I excluded the blocking at the top and bottom between the rafters in the 3d images to keep the pictures as clear as possible.

Sort of thinking of this as a floor, just at a slight angle. Only other thing I'm thinking right now is that I could double up the top plate that the rafters rest on. Also should probably add the little 4 - 12 studs at each end of all the wall stud bays to help secure the rafter top plate.


You would have more wall penetration and less insulation value.  If you choose this option I would add blocks to keep the rafters from wanting to roll. 


Thanks. Yeah definitely will be blocked at top and bottom of rafters. I don't like the idea of the the ledger board because snow from the gable will land on this roof occasionally. Screws holding everything in place makes me nervous. This is 50lb snow load and we are up on a mountain - potential for more I think. I could probably put 4" of foam board on the exterior of this area to make up for thermal loss.


Looks well supported.  Run that blocking about an inch proud of the top of the rafter and flush with the outside wall, then you'll have something to nail your sheathing to.

Using Don_P's toolbox, a 2x10 rafter in SPF #2 grade can carry just over 1,000 lbs.  At 16" on center that works out to about 105 psf.  That would be more than enough for a gable roof, but as you said this roof could take some snow load from the main roof.  Having Doug fir #2 gives you another 500 lbs load carrying capability.  Not knowing what the actual snow load might be, were I in your shoes I'd try to get up to 1500 lbs per rafter, or add more rafters.  Especially considering that a sliding drift of snow will have some impact when it hits the shed roof.
My cabin build thread: Alaskan remote 16x28 1.5 story


Smart thinking on the blocking.

I already installed my joists @ 16" centers.. a little late to step down to 12" OC. Once a nail is in an LVL.. it ain't coming out. I did take Don's advice and predrill my nails this time for the joist hangers. What a difference. I wish I knew that before all the pain and suffering. Other side note, been awhile since I did simple framing like that, and amazed how much faster I am now. Knowing exactly what to do before you start.. must be 2-3 times faster. Also comfortable tight rope walking on top of a 2x6 plate now which I wasn't before.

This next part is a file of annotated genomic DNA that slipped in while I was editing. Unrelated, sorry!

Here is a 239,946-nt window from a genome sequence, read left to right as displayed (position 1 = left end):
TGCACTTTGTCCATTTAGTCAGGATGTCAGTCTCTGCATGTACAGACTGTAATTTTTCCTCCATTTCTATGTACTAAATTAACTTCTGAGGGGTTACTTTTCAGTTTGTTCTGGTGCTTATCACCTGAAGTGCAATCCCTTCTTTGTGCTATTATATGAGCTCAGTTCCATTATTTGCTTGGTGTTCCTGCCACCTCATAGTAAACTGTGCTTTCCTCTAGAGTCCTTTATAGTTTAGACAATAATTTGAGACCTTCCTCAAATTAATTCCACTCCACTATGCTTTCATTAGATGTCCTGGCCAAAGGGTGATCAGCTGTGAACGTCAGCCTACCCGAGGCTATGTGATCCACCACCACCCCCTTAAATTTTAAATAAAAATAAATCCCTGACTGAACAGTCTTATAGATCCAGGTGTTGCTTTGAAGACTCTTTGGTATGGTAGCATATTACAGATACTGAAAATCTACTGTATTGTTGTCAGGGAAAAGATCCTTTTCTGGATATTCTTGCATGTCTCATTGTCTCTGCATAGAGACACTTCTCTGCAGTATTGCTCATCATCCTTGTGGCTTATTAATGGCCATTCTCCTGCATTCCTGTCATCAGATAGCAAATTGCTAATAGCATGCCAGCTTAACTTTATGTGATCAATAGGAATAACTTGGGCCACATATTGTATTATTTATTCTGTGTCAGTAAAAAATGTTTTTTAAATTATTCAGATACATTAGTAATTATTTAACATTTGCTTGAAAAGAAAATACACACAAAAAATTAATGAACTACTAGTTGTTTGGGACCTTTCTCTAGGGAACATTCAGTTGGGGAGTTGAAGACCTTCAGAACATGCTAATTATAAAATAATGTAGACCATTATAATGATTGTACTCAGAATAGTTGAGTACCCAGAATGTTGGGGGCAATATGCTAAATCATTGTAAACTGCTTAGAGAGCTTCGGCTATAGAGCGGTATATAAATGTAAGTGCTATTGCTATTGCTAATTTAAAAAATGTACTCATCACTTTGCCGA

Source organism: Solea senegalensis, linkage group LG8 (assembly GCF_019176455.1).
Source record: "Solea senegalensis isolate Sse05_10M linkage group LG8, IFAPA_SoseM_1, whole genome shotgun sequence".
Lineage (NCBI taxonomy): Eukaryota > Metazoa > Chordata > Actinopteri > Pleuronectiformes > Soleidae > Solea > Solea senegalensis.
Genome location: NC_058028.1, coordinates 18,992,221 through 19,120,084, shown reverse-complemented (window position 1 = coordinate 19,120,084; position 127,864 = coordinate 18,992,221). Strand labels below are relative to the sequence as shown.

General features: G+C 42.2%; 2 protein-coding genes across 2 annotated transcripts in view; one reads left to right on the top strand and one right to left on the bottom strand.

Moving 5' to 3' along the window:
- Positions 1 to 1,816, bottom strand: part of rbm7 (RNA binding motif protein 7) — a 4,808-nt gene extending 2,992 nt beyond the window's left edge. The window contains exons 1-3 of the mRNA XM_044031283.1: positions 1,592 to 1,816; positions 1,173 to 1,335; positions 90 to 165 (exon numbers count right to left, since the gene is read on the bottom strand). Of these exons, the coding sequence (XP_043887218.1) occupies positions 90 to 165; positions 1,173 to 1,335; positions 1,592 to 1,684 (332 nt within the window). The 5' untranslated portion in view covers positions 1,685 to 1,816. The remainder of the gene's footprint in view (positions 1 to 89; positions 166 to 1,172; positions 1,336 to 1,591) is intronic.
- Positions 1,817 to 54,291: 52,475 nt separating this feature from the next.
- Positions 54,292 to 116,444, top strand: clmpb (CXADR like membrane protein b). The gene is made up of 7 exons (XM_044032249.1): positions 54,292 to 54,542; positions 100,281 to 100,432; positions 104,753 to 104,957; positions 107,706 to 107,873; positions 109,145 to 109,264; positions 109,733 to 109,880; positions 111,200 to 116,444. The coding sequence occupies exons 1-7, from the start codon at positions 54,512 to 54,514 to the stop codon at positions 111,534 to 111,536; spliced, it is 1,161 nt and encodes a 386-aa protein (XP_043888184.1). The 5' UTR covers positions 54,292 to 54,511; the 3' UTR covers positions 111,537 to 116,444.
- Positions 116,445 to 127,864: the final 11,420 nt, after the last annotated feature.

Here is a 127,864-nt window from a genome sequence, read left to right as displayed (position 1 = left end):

I also already have 2x10 #1 SPF on site for the rafters. That 100 lb snow load I am good for, I figured double the code would be more than enough. Hard to think of stepping up to 2x12's right now. That much snow and I'll have to rake it off anyhow because I have a window that will be something like 2-3 feet above the top of the shed roof.

Which calculator did you use to come up with those numbers?

Other unrelated note.. the standing seam roof is much slower going than a typical exposed fastener roof. Tons of extra steps. The ridge is a real chore, involving many many steps. Not to mention that pop rivets are a lot more fussy than screws, and you really need to check every rivet to make sure it properly engages the custom fitted metal Z trim that gets mastic on top and underneath and then fastened to the flat portion of the standing seam panel. Oh yeah, and then you also caulk the vertical seams of every piece of Z trim. On my gable roof that is 116 caulkings. Freakin roof.

Also straddling a ridge for an hour or so my knees feel how a 90 year old must feel.


Nathan, I used this calculator for the beam:  http://www.forestryforum.com/members/donp/beamclc06b.htm

Just plugged in the rafter dimensions and kept upping the load until it showed failure.  Now that I think about it I was keeping dead load at 20% of live load.  Should have kept it constant.  Assumed 10 s.f. for the tributary area for a rafter, so 100 lbs dead load.

Total Load on Beam(pounds)    1700
Dead Load on Beam (pounds)   100
Span of Beam (inches)   90.5
Width of Beam   1.5
Depth of Beam   9.25
Select Species and Grade #1 SPF B+S


170 psf seems like it might be enough. :)
My cabin build thread: Alaskan remote 16x28 1.5 story


That is a heavy timber calc for timbers 5x5 and larger. It uses different, lower, base design values for many species.
Here's one way
go to the simple beam calc at timbertoolbox.com (my bandwidth  ;)). You can input design values directly. Do all your adjustments for snow, repetitive member... plus impact.

Figure trib area and snow load for the roof above. Dump that entire load times 4 (WHUMP!) for impact load on the snow landing zone of the rafter. Where it hits is a big part of bending moment.